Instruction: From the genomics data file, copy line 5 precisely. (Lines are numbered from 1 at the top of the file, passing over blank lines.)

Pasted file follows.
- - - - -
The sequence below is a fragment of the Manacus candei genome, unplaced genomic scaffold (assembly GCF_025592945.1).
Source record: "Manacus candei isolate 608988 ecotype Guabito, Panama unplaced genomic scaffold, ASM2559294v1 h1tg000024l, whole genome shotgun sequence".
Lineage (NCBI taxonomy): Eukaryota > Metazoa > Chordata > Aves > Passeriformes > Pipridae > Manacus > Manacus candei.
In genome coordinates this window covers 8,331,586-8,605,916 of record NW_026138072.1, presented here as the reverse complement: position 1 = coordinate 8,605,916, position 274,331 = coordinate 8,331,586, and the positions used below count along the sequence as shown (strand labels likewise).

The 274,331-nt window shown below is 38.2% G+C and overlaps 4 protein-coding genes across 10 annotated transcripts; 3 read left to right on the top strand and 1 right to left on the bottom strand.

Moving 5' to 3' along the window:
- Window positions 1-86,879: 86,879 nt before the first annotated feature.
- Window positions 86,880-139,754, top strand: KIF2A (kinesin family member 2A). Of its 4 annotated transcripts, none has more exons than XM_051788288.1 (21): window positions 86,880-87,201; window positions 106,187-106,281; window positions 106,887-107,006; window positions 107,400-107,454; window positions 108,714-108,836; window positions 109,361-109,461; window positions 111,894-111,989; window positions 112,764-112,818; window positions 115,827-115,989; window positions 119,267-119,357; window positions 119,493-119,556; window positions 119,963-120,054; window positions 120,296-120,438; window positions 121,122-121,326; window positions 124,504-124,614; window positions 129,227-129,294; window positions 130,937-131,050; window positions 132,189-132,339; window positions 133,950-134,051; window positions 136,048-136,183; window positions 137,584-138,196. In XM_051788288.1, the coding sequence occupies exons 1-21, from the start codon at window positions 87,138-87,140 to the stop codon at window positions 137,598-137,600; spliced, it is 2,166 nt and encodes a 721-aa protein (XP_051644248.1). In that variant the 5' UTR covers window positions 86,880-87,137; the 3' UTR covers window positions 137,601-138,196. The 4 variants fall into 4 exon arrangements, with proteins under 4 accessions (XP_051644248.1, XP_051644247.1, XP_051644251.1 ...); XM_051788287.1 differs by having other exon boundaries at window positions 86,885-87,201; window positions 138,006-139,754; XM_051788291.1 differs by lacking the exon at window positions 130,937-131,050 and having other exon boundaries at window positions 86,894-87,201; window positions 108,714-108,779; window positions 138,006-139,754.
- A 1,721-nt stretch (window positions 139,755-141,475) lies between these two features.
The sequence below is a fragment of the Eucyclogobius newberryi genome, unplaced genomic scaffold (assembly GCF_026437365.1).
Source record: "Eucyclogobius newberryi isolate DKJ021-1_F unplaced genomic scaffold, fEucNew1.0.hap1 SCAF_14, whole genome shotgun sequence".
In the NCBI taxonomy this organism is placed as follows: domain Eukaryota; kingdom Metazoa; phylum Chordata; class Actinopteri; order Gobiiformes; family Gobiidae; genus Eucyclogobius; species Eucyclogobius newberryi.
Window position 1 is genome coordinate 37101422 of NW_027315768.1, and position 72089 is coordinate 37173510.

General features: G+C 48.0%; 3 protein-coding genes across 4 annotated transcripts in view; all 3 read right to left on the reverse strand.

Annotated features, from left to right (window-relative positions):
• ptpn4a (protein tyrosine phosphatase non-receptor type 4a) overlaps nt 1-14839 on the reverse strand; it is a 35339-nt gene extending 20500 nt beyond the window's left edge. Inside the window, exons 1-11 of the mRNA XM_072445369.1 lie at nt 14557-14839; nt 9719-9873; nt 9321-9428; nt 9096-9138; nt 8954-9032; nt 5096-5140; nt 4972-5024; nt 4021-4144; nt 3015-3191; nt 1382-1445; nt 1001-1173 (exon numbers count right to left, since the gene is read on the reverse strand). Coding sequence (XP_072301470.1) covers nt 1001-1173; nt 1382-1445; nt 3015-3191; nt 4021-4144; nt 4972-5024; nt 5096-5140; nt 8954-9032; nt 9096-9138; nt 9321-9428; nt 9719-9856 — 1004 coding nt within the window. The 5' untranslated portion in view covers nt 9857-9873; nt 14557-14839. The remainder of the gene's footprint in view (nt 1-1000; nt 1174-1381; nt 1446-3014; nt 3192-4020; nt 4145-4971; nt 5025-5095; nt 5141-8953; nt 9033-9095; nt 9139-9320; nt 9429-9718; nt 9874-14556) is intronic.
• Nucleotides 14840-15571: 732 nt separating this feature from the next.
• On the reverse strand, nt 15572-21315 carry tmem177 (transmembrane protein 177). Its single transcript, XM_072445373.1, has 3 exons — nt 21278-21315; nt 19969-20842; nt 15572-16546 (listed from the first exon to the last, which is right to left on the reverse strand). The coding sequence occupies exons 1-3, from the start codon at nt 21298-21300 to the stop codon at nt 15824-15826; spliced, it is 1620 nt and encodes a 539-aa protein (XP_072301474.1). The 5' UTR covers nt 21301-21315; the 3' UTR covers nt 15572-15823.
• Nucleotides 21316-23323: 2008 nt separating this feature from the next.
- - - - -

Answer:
The 274,331-nt window shown below is 38.2% G+C and overlaps 4 protein-coding genes across 10 annotated transcripts; 3 read left to right on the top strand and 1 right to left on the bottom strand.